Can coral reef restoration save one of the most vulnerable ecosystems to climate change?

Coral reefs are some of the most ecologically and economically valuable ecosystems on our planet. Covering less than 0.1 per cent of the world’s ocean, they support over 25 per cent of marine biodiversity and serve at least a billion people with a wide range of ecosystem services such as coastal protection, fisheries production, sources of medicine, recreational benefits, and tourism revenues.

However, they are also on the frontline of the climate crisis due to their sensitivity to warming seas. As much as 50 per cent of our coral reefs have already been lost. According to recent reports by the Intergovernmental Panel on Climate Change (IPCC), up to 90 per cent of coral reefs could be lost by 2050, even if warming is limited to an increase of 1.5°C.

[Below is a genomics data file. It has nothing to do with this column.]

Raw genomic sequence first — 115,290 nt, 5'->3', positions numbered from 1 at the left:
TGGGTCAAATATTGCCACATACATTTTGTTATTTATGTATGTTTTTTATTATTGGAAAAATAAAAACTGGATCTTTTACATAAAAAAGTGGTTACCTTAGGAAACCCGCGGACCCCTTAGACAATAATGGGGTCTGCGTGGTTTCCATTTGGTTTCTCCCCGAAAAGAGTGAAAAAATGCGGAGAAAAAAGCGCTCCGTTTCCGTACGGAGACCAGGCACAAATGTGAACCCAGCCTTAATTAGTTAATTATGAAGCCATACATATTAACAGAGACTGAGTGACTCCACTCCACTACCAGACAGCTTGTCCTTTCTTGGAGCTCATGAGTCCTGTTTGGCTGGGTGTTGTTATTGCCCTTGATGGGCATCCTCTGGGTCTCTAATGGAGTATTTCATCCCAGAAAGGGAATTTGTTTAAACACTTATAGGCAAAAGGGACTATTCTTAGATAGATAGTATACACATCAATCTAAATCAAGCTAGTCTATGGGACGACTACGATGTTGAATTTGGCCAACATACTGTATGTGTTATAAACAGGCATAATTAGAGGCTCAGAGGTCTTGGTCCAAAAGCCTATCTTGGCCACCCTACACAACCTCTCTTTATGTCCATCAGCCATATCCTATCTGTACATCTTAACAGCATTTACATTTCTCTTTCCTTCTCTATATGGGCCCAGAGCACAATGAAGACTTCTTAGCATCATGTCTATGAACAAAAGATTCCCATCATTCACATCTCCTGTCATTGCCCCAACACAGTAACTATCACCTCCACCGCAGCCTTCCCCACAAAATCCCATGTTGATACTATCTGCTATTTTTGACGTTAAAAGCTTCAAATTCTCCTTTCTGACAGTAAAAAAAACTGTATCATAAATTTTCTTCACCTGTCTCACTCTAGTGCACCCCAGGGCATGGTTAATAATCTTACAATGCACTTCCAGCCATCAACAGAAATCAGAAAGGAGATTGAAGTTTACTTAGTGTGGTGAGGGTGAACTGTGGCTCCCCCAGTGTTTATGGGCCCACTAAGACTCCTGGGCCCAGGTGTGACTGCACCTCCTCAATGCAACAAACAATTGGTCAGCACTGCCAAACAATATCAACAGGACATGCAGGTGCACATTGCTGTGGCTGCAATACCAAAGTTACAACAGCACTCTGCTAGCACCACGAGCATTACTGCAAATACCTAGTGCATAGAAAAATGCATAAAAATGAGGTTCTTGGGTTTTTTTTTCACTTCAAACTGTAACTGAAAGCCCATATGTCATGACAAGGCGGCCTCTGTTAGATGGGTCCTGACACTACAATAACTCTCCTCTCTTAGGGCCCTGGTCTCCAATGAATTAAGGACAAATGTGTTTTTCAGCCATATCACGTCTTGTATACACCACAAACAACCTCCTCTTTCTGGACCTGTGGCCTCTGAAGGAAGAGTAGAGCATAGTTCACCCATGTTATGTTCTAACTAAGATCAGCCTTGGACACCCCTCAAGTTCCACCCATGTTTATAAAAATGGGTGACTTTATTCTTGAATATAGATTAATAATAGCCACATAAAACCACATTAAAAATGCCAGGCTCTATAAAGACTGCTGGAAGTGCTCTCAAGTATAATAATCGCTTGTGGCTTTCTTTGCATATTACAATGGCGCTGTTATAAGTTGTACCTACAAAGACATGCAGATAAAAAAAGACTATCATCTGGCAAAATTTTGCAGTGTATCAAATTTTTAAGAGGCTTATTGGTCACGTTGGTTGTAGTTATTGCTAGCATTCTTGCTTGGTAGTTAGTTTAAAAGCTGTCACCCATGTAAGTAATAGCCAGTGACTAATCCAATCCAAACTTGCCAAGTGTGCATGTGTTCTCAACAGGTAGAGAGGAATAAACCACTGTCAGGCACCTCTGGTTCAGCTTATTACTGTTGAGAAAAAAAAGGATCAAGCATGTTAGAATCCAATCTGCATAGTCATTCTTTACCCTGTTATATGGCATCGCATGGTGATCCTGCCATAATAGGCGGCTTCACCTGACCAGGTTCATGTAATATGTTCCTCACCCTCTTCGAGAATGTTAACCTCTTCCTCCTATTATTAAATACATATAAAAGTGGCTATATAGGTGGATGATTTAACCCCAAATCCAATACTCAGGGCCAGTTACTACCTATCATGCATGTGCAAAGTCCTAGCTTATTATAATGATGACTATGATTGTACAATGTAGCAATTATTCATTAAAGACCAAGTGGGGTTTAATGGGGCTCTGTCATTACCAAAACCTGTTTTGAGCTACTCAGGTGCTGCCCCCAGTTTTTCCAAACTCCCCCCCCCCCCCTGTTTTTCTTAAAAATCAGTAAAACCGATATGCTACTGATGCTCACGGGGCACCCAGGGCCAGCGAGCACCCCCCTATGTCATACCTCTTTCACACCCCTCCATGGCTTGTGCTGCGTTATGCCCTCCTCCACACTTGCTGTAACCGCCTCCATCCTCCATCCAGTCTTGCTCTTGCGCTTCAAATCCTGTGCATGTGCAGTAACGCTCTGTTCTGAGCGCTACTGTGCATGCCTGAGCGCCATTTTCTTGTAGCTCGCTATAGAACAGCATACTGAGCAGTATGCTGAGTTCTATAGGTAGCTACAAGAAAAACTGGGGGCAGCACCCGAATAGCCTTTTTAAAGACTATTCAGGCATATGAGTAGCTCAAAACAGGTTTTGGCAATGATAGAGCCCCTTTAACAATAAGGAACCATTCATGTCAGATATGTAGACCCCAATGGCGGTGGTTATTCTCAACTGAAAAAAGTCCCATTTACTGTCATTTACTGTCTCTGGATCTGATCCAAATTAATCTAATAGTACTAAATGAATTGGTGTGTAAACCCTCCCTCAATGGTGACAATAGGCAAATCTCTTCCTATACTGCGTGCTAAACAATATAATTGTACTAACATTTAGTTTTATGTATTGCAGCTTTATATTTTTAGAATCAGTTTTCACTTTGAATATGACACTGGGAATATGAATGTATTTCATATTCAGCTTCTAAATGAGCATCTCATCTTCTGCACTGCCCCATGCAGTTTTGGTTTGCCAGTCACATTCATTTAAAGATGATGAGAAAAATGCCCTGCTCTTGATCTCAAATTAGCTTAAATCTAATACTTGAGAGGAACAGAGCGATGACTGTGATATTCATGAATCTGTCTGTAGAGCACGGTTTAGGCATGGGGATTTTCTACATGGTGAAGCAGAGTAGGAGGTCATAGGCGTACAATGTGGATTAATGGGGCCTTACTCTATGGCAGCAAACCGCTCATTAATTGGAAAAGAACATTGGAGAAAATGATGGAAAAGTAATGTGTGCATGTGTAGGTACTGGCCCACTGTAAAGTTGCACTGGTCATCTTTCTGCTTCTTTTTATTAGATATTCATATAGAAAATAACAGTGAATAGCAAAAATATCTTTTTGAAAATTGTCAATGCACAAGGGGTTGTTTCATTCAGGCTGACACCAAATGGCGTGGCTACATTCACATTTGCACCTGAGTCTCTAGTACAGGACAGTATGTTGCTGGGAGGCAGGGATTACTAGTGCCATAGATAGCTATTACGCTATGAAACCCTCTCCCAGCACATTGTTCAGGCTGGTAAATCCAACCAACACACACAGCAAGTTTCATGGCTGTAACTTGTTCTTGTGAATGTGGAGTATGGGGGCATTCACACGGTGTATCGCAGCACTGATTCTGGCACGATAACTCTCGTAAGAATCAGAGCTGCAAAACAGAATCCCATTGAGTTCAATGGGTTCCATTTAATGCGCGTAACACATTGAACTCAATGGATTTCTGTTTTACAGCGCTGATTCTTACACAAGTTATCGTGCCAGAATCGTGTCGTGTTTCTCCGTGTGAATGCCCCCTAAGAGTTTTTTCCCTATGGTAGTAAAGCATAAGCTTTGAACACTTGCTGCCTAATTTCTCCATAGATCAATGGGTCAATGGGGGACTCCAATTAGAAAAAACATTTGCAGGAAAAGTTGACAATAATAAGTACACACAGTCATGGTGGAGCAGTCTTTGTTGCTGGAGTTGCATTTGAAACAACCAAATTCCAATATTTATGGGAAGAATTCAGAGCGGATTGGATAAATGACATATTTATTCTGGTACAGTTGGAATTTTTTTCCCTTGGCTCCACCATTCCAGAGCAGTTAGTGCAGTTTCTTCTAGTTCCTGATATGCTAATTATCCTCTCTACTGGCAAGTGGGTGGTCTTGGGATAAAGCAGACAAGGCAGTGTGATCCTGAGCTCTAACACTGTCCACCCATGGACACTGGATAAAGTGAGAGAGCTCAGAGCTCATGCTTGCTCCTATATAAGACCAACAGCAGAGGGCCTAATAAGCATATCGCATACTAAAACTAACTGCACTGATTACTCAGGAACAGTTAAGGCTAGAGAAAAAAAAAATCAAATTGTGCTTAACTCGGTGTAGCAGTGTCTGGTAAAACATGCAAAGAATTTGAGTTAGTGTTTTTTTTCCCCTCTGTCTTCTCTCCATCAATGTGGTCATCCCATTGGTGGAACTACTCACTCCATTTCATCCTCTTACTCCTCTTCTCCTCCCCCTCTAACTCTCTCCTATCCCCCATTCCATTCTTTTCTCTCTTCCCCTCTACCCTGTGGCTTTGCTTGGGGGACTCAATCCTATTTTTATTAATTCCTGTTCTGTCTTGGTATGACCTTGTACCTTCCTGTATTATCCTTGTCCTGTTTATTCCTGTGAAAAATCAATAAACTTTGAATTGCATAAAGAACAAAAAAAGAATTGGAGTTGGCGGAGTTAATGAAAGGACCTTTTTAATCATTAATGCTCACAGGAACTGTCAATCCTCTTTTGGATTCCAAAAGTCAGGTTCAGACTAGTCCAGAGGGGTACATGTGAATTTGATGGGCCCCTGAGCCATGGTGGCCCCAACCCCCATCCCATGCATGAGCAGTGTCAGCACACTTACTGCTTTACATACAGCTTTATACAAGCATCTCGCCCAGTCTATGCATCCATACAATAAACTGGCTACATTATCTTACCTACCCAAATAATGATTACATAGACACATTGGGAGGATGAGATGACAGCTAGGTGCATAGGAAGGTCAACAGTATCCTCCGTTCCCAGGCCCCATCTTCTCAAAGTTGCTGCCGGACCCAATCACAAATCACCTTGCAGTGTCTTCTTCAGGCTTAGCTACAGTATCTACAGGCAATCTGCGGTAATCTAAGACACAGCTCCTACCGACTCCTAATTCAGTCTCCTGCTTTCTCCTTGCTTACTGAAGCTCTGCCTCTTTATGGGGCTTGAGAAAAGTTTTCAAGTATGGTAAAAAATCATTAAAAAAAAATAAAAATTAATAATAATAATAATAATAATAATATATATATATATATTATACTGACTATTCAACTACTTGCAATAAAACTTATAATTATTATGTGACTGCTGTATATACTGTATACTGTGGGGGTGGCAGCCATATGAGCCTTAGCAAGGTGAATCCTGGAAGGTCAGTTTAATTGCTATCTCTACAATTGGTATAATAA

We can’t afford to lose this valuable ecosystem. As we strive to accelerate climate action to halt global warming, there is great urgency to protect our remaining reefs. How to do this is the subject of a new report by the United Nations Environment Programme (UNEP) and the International Coral Reef Initiative (ICRI), which concludes that well-planned, well-funded and long-term coral reef restoration can be a useful tool to support coral reef resilience.

The report entitled Coral reef restoration as a strategy to improve ecosystem servicesaims to assist practitioners, managers, and decision-makers to consider whether and how to use coral reef restoration as a strategy to protect coral reefs locally, regionally and globally.

“Given the limited spatial scale, high costs, and limited evidence for long-term, ecologically relevant success, the necessity of applying coral reef restoration should be carefully thought through. ” Read more…

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